Well, smack my tongue and call me shaven ….
Rating → 79 points
Stats: American IPA. 6.7% ABV. 65 IBUs. Vankleek Hill, Ontario.
Size: 600mL bottle
Colour: Dark gold
Mouth Feel: Medium-low carbonation. Crisp with some bit and bitterness from beginning to end, but with a silky smooth finish.
Price: $24 (for Mix Pack)
Pairings: Hot Italian Sausage
So this is the final review in my sampling of the Best of Beau’s 2014 mix pack (see Winter Brewed and St Luke’s Verse for the other two reviews … and see Burnt Rock previously reviewed last year). And I have to say, with this sampler, Beau’s has truly put forward a four magnificent feet — and if you haven’t tasted the ‘best of Beau’s’ previously, this should impress. Therefore, before we get into the review itself, a super thumbs up and buying the mix pack.
I have to say, I’ve been waiting while for Beau’s to tackle this style … one of my favourites. So right from the get go, this was like grabbing a beer and going cliff diving. Either this was going to be exhilarating and memorable or we were going to be dashed on the rocks below.
The American IPA is a style which you’ll either love or hate. If you’re a hop head, however, this is what you live for: this a staple in your fridge, an aperitif on the way the really bad ass DIPAs and imperial stouts out there. In opening an APA, you should expect to taste something that is hop forward and hop ending … the hops should grab you right out of the bottle, right with the flip of the cap, and you should smell the citrus (not the yeast or malts). Carbonation will be immediate and it will feel like you’re having a straight blade razor shave your tongue … it will leave you feeling clean and close, to say the least. And like any good shave, at least in the movies, you’re going to get your wet cheeks slapped and with that you’re going to taste the hops immediately. Tangerine peel for sure, just like Beau’s says … and I mean a tangerine peel with all the pith and probably some extra. “Pithy” would probably be a good adjective for this particular beer. In a typical APA, the malts will typically arrive at this point and assume their supporting role, though some malts jump in front (which I think is a mistake in the style) — their sweetness will normally round things out and balance the intensity by adding some depth via their caramel notes. In this case, the malts are pretty near hidden which isn’t a surprise given the medium gold of the beer. What I get in the middle instead is dryness and pine … and without much sugar, I’d say the tropical fruits which might be there just don’t really emerge. If there is fruitiness in there, I’d say it is an under-ripe green mango. The ending of an APA should definitely be bitter but with usually a balanced ending — and if done well, in my opinion, the astringency should be minimal. In this case, your tongue gets a good spanking on top of its already smooth cheeks and then gets a velvety kiss as the diacetyls finish beautifully.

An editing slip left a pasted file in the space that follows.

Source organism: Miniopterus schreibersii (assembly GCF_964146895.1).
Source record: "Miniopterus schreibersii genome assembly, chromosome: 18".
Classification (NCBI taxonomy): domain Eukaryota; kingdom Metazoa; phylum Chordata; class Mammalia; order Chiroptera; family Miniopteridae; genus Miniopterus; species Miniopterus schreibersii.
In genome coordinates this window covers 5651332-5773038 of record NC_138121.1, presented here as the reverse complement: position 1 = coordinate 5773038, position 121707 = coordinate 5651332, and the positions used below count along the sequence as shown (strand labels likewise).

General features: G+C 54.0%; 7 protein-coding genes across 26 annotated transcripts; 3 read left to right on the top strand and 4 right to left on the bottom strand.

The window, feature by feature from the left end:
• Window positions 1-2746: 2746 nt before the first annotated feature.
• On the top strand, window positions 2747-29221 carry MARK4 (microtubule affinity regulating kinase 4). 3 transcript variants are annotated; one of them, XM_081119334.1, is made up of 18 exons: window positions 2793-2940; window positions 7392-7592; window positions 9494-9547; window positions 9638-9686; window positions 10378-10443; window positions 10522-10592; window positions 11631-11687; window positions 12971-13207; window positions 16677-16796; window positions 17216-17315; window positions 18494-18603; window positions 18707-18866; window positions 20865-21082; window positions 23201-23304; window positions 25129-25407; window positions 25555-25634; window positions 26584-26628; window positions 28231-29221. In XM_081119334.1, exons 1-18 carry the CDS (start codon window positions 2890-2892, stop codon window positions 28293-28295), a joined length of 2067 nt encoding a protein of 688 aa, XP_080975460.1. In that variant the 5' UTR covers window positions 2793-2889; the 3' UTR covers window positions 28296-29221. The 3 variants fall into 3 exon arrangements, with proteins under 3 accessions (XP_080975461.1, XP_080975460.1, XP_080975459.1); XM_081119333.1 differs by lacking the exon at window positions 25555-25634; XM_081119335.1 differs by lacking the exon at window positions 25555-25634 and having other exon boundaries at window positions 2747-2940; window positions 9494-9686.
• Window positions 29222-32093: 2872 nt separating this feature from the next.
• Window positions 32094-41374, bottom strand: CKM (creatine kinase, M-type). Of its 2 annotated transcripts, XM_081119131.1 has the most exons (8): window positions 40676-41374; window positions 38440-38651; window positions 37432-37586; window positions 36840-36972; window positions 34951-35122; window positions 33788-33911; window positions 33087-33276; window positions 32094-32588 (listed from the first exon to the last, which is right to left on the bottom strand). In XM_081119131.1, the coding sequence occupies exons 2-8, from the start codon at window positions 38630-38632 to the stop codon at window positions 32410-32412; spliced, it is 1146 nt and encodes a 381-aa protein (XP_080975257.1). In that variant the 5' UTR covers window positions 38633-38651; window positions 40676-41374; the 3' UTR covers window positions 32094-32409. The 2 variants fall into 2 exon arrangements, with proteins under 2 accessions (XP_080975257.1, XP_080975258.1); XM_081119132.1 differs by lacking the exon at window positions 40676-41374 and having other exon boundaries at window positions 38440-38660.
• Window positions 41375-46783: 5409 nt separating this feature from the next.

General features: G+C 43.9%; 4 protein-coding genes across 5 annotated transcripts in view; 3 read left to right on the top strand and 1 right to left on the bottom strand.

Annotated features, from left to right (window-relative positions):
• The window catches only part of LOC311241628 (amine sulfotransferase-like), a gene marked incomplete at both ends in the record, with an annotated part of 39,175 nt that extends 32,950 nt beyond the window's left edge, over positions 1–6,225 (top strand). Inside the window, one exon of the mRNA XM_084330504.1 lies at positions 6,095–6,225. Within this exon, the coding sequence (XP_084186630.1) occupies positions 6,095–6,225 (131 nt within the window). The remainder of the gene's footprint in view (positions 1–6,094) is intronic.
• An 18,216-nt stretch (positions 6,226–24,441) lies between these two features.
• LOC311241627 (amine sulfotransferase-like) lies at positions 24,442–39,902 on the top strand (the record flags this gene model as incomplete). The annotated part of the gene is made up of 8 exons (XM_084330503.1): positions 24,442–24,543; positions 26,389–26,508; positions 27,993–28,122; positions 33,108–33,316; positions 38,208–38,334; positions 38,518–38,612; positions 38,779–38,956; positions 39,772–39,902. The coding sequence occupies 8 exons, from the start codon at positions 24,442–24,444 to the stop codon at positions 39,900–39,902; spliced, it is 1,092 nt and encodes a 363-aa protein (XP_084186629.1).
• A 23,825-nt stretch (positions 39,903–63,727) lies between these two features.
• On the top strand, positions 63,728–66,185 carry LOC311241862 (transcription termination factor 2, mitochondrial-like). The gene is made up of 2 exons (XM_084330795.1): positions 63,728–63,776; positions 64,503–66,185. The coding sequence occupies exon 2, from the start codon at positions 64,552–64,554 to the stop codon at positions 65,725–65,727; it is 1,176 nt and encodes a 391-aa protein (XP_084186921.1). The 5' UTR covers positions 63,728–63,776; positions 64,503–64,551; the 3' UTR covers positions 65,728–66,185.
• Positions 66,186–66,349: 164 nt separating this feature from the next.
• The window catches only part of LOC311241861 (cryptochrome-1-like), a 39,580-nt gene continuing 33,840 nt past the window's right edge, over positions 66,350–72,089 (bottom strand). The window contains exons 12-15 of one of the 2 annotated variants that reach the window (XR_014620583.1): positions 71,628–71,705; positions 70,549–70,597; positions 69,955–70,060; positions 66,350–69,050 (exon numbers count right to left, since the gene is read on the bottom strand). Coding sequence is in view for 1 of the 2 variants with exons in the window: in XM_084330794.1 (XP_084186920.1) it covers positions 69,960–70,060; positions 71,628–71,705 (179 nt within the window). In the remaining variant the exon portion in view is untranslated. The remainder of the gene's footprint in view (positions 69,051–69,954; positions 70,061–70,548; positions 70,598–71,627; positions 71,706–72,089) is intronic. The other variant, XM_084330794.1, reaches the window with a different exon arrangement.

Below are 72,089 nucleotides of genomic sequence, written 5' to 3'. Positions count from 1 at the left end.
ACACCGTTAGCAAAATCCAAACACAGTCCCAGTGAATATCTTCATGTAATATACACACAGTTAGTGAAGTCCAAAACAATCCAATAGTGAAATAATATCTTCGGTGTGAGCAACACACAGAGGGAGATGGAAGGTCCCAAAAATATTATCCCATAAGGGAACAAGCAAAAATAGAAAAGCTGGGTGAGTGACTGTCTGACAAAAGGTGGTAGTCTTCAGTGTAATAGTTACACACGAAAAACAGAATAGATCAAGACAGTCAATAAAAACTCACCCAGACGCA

This a beer that drinks more bitter than the 65 IBUs would suggest — which reinforces how much the malts are underplayed here. I like it, a lot, but I do question whether it’s entirely true to the style: the presence of the malts should be bigger. But with that very smooth ending, the beer is actually very sessionable and impressive.
What is odd about this beer and which is true of the other beers in the pack I sample is the precipitate. If you hold it up the light, you’ll see the beer actually dresses up very well. In some ways, it looks filtered because it isn’t milky or cloudy … but it’s not clear and instead is laden with residual yeast that floats throughout. I’m used to this in a lot of Quebec beers, especially those that are fermented on lees — none of this changes anything other than the aesthetics, but I don’t have any memory of Beau’s beers doing this before. Is this a new trend for the brewery — because all three of the beers reviewed had pronounced lees in them? Not sure, but it’s sure to freak out some beer drinkers who are looking at this in their glass and thinking something is off. My advice to Beau’s is to educate their consumers as to what is in their glass and — and this is important — and to pour the bottom of the bottle slowly so as to at least minimize the amount of lees that flow into the glass. Take a close-up view in the picture below to see what I mean ….
Overall, this is a very good American IPA and in fairness to Beau’s I think they’ve more or less done what they set out to do and have created a hop-dominated IPA. However, with a reasonable malt backbone, it probably misses the mark for the “American” style. That’s not to say it’s not tasty, though, because it is. It’s very drinkable and very enjoyable … and I think the best IPA Beau’s has created thus far.
However, while the beer scores well in most elements and is a solid A- I’m going to knock it down in the overall assessment on the basis of value for money. This is a hard penalty for me to enforce because I love this company and their “value” to our community. Still, at $6 a bottle (when divided across the mix pack), you’re paying about 30% more for a good beer.
Mission accomplished? No, I think Beau’s still has more work to do on IPA front….
Read more Beer Reviews here ….
I am looking forward to trying these four beers, which are waiting in my fridge…..the coffee amber in particular but also very intrigued by the Gruit. 🙂
I hope they provide you some fun experiences and that you enjoy them as well. Please let us know what you think too ….